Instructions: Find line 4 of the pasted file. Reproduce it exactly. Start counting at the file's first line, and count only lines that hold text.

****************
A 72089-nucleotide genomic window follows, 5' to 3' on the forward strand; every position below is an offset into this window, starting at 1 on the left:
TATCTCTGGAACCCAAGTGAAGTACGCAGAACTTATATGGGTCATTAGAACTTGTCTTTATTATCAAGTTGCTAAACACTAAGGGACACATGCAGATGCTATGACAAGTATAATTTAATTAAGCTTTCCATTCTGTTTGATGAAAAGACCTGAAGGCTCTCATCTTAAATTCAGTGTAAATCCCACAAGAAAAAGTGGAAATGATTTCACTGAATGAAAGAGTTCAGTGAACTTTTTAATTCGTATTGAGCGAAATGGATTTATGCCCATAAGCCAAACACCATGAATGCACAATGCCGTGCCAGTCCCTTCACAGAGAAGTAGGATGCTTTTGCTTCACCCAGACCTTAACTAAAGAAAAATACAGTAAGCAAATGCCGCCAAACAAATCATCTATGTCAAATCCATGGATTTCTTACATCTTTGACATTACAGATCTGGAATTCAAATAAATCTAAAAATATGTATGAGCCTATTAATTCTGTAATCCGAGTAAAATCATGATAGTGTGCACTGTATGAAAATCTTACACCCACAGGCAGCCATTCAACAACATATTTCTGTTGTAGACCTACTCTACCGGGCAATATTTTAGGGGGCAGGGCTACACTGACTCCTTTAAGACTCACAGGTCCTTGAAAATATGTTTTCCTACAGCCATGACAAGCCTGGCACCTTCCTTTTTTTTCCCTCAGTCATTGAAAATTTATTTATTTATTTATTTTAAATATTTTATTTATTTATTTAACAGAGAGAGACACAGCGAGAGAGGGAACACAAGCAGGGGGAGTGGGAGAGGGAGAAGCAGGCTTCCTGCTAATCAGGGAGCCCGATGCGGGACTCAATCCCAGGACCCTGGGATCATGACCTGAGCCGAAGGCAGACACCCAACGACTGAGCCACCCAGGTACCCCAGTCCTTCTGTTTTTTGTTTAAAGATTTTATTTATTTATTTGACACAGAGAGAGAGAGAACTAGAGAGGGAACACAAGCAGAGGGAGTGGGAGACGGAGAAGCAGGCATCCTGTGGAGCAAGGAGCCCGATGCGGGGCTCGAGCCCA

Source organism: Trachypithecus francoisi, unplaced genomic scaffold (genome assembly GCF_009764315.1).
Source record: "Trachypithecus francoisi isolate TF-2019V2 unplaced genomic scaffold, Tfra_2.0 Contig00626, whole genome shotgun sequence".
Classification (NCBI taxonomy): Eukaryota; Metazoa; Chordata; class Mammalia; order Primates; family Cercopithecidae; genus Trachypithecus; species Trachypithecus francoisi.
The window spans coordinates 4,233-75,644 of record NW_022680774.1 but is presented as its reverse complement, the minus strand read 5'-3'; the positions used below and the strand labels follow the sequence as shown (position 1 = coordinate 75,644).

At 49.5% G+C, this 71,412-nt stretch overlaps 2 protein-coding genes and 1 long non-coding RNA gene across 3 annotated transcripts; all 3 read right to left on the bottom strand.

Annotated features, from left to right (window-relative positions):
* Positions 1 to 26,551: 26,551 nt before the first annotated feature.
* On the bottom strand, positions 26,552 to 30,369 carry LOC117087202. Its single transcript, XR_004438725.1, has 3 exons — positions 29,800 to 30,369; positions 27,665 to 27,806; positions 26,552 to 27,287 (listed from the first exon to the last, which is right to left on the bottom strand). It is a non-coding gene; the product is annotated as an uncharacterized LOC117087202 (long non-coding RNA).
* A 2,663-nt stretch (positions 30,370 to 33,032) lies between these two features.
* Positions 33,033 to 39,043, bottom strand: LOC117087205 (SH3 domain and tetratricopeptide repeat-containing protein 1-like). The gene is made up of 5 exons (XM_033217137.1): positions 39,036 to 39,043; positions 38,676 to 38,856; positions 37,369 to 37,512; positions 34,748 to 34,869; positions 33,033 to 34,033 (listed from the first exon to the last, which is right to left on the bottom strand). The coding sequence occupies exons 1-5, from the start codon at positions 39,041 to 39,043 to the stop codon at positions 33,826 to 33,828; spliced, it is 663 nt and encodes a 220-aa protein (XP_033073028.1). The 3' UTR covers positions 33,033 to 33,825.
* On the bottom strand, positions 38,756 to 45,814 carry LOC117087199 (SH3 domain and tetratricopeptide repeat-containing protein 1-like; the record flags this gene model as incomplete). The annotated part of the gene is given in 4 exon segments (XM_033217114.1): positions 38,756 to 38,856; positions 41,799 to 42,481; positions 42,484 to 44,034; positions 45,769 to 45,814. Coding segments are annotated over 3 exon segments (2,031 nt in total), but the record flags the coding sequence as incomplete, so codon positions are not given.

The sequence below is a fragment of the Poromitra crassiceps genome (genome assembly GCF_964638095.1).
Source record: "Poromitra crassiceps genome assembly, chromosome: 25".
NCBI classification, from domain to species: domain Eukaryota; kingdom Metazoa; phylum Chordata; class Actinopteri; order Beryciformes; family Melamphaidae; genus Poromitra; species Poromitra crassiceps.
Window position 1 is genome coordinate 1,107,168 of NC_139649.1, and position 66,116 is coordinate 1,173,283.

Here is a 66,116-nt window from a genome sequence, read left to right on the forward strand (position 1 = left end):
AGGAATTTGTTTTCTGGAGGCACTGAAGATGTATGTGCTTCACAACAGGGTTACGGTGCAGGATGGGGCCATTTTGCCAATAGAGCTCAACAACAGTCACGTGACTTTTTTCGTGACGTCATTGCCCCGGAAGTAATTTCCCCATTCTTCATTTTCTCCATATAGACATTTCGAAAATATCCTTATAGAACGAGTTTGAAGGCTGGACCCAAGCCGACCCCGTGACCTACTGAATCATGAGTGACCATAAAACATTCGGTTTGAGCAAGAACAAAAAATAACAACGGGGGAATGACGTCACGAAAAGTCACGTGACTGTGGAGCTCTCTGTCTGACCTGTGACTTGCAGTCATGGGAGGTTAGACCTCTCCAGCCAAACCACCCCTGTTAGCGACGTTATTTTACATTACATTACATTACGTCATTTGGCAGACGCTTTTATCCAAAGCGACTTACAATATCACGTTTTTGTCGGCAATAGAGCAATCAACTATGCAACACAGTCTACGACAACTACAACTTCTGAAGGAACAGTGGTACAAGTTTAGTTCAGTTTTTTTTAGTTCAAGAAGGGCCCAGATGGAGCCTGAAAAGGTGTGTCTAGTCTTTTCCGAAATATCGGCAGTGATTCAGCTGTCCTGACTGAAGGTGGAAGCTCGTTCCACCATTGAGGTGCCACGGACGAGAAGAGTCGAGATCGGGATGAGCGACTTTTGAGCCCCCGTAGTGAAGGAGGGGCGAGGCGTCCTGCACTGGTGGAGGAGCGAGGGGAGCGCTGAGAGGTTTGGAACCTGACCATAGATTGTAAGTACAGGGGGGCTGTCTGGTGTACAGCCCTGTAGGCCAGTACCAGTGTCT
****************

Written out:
Source record: "Trachypithecus francoisi isolate TF-2019V2 unplaced genomic scaffold, Tfra_2.0 Contig00626, whole genome shotgun sequence".